The legend of Frasier is true, apparently. That’s the brilliant Sarah Vaughan singing his praises as the Sensuous Lion, an ancient cat who was purchased from a Mexican circus in 1970 and expected to spend his final days wheezing around a California zoo, only to become an unlikely stud for a previously choosy harem of lionesses. They even made a film about him in 1973.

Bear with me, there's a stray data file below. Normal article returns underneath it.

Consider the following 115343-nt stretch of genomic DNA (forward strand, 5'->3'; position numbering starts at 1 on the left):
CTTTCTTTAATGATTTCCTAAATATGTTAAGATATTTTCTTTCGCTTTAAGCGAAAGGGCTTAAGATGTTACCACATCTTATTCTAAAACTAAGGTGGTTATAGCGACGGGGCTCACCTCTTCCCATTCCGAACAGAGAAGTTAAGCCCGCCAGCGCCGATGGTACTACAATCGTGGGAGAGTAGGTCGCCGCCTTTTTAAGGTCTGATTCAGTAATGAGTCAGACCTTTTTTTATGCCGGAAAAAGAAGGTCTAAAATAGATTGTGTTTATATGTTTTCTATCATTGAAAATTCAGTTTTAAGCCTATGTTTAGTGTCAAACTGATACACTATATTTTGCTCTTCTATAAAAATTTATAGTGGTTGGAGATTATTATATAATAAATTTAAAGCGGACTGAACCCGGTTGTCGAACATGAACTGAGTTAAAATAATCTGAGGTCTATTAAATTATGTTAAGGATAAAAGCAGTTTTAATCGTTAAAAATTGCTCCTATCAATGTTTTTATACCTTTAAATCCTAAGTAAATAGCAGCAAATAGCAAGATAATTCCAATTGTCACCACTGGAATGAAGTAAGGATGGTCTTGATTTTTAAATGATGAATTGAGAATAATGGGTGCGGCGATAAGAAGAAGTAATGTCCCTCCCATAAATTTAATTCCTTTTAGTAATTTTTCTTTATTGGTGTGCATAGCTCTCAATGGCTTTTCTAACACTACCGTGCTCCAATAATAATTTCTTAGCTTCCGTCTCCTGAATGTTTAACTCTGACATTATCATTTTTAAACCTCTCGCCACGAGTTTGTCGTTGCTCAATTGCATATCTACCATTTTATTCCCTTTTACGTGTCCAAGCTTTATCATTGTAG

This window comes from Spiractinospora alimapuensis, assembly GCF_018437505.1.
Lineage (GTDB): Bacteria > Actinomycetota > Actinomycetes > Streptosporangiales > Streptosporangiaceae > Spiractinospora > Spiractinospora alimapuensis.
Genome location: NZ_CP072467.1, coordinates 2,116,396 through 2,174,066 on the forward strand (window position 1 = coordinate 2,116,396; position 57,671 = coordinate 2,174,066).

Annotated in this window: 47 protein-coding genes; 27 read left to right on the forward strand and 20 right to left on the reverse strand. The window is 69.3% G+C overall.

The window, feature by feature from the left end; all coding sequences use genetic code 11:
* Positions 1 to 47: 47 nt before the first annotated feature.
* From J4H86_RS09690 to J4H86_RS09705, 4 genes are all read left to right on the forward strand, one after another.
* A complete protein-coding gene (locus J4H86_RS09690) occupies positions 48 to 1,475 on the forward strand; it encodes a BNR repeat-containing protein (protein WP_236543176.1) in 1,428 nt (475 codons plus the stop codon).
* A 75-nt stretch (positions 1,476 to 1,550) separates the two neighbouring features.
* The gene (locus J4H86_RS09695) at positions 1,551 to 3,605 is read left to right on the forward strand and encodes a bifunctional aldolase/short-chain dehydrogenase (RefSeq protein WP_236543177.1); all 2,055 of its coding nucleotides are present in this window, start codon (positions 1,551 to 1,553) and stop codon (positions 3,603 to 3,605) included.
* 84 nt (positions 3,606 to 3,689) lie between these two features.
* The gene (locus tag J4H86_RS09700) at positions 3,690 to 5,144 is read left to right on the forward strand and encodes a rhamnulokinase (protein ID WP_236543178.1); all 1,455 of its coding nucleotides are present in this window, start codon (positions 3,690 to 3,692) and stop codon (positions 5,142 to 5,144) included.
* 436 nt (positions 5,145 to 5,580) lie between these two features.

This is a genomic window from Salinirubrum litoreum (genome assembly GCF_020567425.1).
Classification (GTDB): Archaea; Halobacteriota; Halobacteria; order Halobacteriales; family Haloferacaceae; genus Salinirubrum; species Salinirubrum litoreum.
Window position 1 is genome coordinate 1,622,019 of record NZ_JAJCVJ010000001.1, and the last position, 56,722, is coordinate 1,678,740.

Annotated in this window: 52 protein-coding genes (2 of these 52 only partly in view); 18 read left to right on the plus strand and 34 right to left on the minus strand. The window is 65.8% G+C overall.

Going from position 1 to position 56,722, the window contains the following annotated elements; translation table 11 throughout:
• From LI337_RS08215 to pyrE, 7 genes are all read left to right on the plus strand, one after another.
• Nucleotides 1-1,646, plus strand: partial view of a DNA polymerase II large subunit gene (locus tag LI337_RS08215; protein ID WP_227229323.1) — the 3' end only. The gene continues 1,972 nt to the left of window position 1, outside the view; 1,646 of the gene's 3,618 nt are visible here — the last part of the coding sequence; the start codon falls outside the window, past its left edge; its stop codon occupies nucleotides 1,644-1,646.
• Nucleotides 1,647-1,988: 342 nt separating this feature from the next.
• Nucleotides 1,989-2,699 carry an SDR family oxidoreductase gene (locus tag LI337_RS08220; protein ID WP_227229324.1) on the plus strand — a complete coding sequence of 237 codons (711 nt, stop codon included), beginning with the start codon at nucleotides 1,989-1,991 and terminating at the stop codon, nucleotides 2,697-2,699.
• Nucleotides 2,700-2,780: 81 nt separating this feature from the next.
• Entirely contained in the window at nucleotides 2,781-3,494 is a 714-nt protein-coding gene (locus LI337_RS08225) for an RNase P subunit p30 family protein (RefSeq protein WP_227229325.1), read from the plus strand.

Once aboard, the four Texans try to ignore the ample flesh around them and focus on the mission ahead. Laurie insists that she take the lead once they confront Kevin, who she fears is suffering another mental breakdown. Even John is wavering, not in the belief that Kevin might be chosen in some way, but that the chances of getting him back to Miracle in time are slipping away. “Whatever’s going to happen, it’s going to happen here,” John says. Matt refuses to accept that, because Miracle, to him, is where God woke Mary and gave them Noah. It has to be in Miracle. John’s experiences in Miracle, however, have been heartbreaking: losing Evie and Erika. Laurie and John have found each other, and he’s a changed man, but he’s still the man who aggressively stomped on prophets and charlatans. It’s not hard for him to think of Miracle as just Jarden, a place with no godly connection. “It’s got nothing to do with where we live,” he says calmly. “We just got to let go and see what happens.”